In 1929 Billie Holiday moved to Harlem, NY where she began singing in night clubs to earn a living. Queens and Brooklyn were also among the places that Holiday frequented her talents, but it was at a place called Pod's and Jerry's where she was

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discovered. (Ramsey) Pod's and Jerry's was a popular speak-easy in Harlem where Billie auditioned initially for a dancing gig, but was later asked to sing. Billie possessed both the wit and courage needed to live the part of a pioneering black woman. "A social revolutionary, activist, agitator, or pioneer; she judged each situation and person on his or her own merits to the best of her ability and took the risks she thought could further her ambitions." (Gourse, xv)

In 1933 Billie was discovered by John Hammond singing in various Harlem clubs, she was only 20. Hammond arranged for her to record a couple titles with Benny Goodman in 1933 which triggered the start of her career. Billie's music was so powerful because she conveyed the emotions brought about by her private life which was often times very tumultuous. There were periods of prostitution, abusive relationships, and drug addiction which were all experience that coloured her vocal performances. (Gourse, 10)

Billie worked with some of the greats in the jazz scene in 1935, among them were saxophonist Lester Young who actually gave her the nickname "Lady Day" which transformed her into the performer with white gardenia in her hair. In 1937 Billie played with Count Basie's band, and later in 1938 she became the first African American singer to tour with an all white band known as Artie Shaw band. This was a great step forward for the African American community; Billie broke the color barrier by performing with Artie Shaw and began her solo career in 1939 again singing in nightclubs. Although Billie had been singing and recording since 1933 her fame and success become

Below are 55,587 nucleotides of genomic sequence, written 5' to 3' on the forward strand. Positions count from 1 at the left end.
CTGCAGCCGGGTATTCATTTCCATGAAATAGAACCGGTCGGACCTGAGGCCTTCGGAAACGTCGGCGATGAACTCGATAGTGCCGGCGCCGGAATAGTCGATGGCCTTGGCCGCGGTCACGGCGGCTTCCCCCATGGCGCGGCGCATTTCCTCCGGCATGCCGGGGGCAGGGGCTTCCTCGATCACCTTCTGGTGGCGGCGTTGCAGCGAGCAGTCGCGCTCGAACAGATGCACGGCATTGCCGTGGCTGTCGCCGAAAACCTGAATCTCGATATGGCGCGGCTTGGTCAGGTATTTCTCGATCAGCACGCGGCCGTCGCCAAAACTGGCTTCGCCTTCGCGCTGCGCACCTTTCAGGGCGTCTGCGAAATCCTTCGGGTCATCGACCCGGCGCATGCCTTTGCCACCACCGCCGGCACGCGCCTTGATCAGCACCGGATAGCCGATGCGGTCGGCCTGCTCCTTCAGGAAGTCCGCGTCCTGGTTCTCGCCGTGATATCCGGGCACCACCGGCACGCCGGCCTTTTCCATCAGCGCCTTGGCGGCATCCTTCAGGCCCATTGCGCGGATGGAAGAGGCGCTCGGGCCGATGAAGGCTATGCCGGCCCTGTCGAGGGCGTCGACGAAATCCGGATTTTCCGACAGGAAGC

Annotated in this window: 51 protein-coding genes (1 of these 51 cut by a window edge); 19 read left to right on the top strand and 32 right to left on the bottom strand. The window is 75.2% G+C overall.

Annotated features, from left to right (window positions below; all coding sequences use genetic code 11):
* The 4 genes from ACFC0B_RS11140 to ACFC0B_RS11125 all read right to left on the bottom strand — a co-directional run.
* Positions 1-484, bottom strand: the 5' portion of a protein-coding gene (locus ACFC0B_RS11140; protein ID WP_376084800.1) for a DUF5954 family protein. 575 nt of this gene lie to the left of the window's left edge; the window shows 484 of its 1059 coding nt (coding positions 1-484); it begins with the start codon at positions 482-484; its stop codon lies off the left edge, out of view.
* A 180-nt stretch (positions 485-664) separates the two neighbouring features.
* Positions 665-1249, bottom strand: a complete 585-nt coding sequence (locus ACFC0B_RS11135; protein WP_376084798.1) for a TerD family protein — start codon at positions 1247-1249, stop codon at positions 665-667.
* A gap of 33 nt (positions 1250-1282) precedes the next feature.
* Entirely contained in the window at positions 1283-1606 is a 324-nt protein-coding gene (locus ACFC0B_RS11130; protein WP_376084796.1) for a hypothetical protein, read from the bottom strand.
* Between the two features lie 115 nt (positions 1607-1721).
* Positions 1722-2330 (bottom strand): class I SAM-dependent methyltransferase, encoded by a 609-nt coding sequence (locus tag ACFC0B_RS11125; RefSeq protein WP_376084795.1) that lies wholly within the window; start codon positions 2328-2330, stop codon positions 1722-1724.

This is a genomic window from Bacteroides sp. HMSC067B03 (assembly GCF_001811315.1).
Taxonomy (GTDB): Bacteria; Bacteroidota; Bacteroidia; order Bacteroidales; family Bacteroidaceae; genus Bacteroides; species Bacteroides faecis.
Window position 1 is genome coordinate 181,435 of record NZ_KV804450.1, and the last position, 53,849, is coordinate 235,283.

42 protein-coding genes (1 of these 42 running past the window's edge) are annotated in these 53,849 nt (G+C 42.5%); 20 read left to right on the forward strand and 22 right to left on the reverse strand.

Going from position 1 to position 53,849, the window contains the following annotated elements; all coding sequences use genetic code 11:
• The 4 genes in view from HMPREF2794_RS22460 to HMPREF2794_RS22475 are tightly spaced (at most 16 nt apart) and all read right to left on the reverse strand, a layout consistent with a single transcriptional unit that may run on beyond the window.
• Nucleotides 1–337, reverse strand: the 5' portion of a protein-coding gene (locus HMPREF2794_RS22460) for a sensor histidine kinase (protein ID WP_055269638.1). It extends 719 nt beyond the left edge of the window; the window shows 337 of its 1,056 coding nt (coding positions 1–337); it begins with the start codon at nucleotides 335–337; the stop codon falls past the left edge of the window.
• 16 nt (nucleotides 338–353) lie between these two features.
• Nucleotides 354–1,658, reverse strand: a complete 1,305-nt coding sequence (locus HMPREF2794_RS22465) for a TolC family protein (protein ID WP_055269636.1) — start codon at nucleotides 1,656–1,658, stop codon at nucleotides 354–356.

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prominent in the 1940's which such songs as "Strange Fruit" and "I Cover the Waterfront."

Billie was an incredible artist, but like a lot of amazing musicians she suffered from a drug addiction of heroin that plagued her from the early 40's till her death. Her drug abuse ravaged her range and her voice through out the ladder part of her career but she still left behind her a legendary imprint for African American women in music. Her major contribution was the fact that she was a black female jazz artist who broke the color barrier.

Another one of music histories prominent greats was Ella Fitzgerald also known as "First Lady of Song." Some would argue that she was the greatest female jazz musician to grace our presence, but I would argue she was the most commercialized jazz musician of her time and had a significant impact on American culture. "Over her career span Ella received numerous awards including 13 Grammy Awards, the National Academy of Recording Arts and Sciences Lifetime Achievement Award, and an honorary doctorate of music from Yale University". (Women and Music, 206)

Ella Fitzgerald